Exquisitely researched and told at a galloping pace, The Signature of All Things soars across the globe—from London to Peru to Philadelphia to Tahiti to Amsterdam, and beyond. Along the way, the story is peopled with unforgettable characters: missionaries, abolitionists, adventurers, astronomers, sea captains, geniuses, and the quite mad. But most memorable of all, it is the story of Alma Whittaker, who — born in the Age of Enlightenment, but living well into the Industrial Revolution — bears witness to that extraordinary moment in human history when all the old assumptions about science, religion, commerce, and class were exploding into dangerous new ideas. Written in the bold, questing spirit of that singular time, Gilbert’s wise, deep, and spellbinding tale is certain to capture the hearts and minds of readers.

3. “Midnight Sun” by Stephenie Meyer

Amazon.com: Midnight Sun (9780316707046): Meyer, Stephenie: Books
  • Genre: YA Fiction
  • Synopsis:

When Edward Cullen and Bella Swan met in Twilight, an iconic love story was born. But until now, fans have heard only Bella’s side of the story. At last, readers can experience Edward’s version in the long-awaited companion novel, Midnight Sun.

This unforgettable tale as told through Edward’s eyes takes on a new and decidedly dark twist. Meeting Bella is both the most unnerving and intriguing event he has experienced in all his years as a vampire. As we learn more fascinating details about Edward’s past and the complexity of his inner thoughts, we understand why this is the defining struggle of his life. How can he justify following his heart if it means leading Bella into danger?

You can find my review of Midnight Sun HERE.

4. “The Count of Monte Cristo” by Alexandre Dumas

Amazon.com: The Count of Monte Cristo (Penguin Classics) (9780140449266):  Alexandre Dumas père, Robin Buss: Books
  • Genre: Classic
  • Synopsis:

Thrown in prison for a crime he has not committed, Edmond Dantes is confined to the grim fortress of If. There he learns of a great hoard of treasure hidden on the Isle of Monte Cristo and he becomes determined not only to escape, but also to unearth the treasure and use it to plot the destruction of the three men responsible for his incarceration. Dumas’ epic tale of suffering and retribution, inspired by a real-life case of wrongful imprisonment, was a huge popular success when it was first serialized in the 1840s.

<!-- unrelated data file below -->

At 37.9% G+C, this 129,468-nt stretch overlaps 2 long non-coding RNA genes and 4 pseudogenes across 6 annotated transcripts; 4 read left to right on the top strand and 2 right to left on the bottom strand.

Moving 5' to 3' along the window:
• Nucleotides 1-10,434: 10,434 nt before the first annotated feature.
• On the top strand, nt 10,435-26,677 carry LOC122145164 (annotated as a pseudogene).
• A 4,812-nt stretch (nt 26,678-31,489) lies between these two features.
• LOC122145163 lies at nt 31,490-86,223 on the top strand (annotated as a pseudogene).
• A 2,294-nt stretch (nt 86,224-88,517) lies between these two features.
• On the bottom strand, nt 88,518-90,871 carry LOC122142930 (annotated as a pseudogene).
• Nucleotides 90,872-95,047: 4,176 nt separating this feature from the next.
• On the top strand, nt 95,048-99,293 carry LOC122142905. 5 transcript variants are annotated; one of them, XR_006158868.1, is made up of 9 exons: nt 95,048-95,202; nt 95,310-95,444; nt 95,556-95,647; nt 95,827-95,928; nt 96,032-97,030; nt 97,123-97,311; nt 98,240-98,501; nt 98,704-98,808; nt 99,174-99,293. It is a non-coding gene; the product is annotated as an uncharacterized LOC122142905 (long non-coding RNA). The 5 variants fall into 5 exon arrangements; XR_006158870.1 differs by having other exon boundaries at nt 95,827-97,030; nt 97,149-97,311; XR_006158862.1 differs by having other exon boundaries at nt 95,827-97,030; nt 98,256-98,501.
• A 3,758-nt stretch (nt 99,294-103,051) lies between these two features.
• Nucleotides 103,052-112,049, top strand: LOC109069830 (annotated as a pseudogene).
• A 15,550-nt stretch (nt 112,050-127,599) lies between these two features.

5. “Crime and Punishment” by Fyodor Dostoyevsky

Crime and Punishment (Barnes & Noble Classics Series) by Fyodor Dostoevsky,  Paperback | Barnes & Noble®
  • Genre: Classic
  • Synopsis:

Raskolnikov, a destitute and desperate former student, wanders through the slums of St Petersburg and commits a random murder without remorse or regret. He imagines himself to be a great man, a Napoleon: acting for a higher purpose beyond conventional moral law. But as he embarks on a dangerous game of cat and mouse with a suspicious police investigator, Raskolnikov is pursued by the growing voice of his conscience and finds the noose of his own guilt tightening around his neck. Only Sonya, a downtrodden prostitute, can offer the chance of redemption.

Have you read any of these books? What would your top five be?

Let me know in the comments!

3 thoughts on “Top 5 Saturday: Longest Books